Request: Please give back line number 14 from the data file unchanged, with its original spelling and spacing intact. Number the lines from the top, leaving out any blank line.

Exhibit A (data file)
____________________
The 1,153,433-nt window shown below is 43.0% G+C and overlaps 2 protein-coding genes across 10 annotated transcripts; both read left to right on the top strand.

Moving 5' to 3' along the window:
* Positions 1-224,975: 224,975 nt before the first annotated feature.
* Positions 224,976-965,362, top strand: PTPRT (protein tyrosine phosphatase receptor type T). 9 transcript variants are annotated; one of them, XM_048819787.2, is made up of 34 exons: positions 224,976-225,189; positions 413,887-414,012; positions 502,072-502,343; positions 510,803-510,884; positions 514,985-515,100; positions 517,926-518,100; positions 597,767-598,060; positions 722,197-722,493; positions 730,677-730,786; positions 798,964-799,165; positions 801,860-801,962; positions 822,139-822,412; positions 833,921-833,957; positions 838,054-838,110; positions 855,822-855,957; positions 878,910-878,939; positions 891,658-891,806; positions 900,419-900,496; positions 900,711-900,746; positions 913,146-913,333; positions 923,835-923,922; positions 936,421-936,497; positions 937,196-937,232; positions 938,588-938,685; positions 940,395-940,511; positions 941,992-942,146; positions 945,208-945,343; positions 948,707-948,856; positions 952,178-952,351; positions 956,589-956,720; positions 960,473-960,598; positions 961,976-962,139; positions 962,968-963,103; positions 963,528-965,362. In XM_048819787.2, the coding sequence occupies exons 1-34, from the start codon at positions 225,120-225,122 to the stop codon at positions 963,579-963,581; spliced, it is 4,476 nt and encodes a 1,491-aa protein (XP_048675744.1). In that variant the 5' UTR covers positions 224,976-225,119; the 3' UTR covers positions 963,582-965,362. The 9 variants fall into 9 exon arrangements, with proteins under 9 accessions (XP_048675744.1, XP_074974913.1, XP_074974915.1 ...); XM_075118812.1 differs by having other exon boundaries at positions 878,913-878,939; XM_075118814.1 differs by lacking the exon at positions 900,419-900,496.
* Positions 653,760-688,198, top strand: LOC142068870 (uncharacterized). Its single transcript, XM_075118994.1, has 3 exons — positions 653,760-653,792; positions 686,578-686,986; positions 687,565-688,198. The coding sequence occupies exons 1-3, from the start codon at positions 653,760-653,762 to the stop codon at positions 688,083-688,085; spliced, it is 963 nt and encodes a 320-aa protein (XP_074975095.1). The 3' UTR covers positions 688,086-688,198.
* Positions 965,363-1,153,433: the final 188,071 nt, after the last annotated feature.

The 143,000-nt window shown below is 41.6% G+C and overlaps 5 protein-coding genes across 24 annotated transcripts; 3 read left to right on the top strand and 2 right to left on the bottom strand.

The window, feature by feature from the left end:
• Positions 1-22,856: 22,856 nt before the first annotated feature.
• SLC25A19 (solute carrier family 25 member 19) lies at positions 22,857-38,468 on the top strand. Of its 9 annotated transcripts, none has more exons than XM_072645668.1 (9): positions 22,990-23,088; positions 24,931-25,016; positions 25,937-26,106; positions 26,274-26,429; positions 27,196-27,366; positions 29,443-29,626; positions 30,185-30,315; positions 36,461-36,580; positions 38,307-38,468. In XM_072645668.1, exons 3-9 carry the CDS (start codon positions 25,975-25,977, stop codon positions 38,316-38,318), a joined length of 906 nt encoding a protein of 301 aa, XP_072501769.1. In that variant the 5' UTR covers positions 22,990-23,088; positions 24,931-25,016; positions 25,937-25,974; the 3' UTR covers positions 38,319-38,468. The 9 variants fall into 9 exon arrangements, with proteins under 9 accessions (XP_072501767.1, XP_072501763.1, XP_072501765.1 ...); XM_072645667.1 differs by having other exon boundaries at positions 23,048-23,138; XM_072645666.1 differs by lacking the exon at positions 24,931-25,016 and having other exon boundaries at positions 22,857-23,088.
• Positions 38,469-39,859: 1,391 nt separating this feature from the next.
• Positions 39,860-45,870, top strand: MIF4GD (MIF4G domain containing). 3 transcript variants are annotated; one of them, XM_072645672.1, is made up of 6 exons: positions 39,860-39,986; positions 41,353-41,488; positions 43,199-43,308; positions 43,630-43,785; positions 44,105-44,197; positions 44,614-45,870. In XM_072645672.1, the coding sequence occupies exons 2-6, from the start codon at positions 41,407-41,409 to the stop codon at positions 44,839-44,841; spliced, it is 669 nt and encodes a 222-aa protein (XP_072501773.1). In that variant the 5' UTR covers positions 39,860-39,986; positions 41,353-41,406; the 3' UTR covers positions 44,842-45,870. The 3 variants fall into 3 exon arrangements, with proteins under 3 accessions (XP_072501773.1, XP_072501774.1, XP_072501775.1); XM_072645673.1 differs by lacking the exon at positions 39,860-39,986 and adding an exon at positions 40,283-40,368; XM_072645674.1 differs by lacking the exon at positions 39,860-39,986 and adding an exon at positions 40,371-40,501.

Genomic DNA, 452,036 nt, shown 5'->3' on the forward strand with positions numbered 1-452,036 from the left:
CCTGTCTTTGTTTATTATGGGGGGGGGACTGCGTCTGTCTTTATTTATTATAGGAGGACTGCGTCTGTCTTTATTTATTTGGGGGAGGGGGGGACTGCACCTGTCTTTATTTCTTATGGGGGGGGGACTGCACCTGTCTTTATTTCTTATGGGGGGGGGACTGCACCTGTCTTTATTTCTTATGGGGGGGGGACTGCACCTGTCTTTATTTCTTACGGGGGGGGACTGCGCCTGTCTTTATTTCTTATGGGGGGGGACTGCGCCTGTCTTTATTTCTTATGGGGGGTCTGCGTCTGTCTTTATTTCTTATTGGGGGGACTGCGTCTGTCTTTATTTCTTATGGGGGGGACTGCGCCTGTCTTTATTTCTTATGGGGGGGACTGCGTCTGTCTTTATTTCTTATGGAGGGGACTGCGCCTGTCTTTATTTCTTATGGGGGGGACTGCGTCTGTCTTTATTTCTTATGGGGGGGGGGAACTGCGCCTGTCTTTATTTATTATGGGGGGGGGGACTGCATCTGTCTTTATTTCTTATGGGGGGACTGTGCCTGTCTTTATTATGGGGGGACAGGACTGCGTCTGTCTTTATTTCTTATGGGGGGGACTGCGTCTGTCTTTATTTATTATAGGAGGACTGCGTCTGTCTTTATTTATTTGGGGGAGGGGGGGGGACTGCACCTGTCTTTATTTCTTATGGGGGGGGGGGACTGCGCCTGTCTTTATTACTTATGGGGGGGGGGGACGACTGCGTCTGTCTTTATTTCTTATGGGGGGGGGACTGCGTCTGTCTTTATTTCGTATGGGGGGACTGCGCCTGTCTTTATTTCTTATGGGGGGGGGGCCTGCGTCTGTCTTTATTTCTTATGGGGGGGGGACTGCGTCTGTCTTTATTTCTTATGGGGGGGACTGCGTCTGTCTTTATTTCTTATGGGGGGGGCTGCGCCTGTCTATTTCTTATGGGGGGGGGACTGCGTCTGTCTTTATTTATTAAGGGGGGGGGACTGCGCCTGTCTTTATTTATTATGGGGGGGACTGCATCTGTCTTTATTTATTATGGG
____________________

CCTGTCTTTGTTTATTATGGGGGGGGGACTGCGTCTGTCTTTATTTATTATAGGAGGACTGCGTCTGTCTTTATTTATTTGGGGGAGGGGGGGACTGCACCTGTCTTTATTTCTTATGGGGGGGGGACTGCACCTGTCTTTATTTCTTATGGGGGGGGGACTGCACCTGTCTTTATTTCTTATGGGGGGGGGACTGCACCTGTCTTTATTTCTTACGGGGGGGGACTGCGCCTGTCTTTATTTCTTATGGGGGGGGACTGCGCCTGTCTTTATTTCTTATGGGGGGTCTGCGTCTGTCTTTATTTCTTATTGGGGGGACTGCGTCTGTCTTTATTTCTTATGGGGGGGACTGCGCCTGTCTTTATTTCTTATGGGGGGGACTGCGTCTGTCTTTATTTCTTATGGAGGGGACTGCGCCTGTCTTTATTTCTTATGGGGGGGACTGCGTCTGTCTTTATTTCTTATGGGGGGGGGGAACTGCGCCTGTCTTTATTTATTATGGGGGGGGGGACTGCATCTGTCTTTATTTCTTATGGGGGGACTGTGCCTGTCTTTATTATGGGGGGACAGGACTGCGTCTGTCTTTATTTCTTATGGGGGGGACTGCGTCTGTCTTTATTTATTATAGGAGGACTGCGTCTGTCTTTATTTATTTGGGGGAGGGGGGGGGACTGCACCTGTCTTTATTTCTTATGGGGGGGGGGGACTGCGCCTGTCTTTATTACTTATGGGGGGGGGGGACGACTGCGTCTGTCTTTATTTCTTATGGGGGGGGGACTGCGTCTGTCTTTATTTCGTATGGGGGGACTGCGCCTGTCTTTATTTCTTATGGGGGGGGGGCCTGCGTCTGTCTTTATTTCTTATGGGGGGGGGACTGCGTCTGTCTTTATTTCTTATGGGGGGGACTGCGTCTGTCTTTATTTCTTATGGGGGGGGCTGCGCCTGTCTATTTCTTATGGGGGGGGGACTGCGTCTGTCTTTATTTATTAAGGGGGGGGGACTGCGCCTGTCTTTATTTATTATGGGGGGGACTGCATCTGTCTTTATTTATTATGGG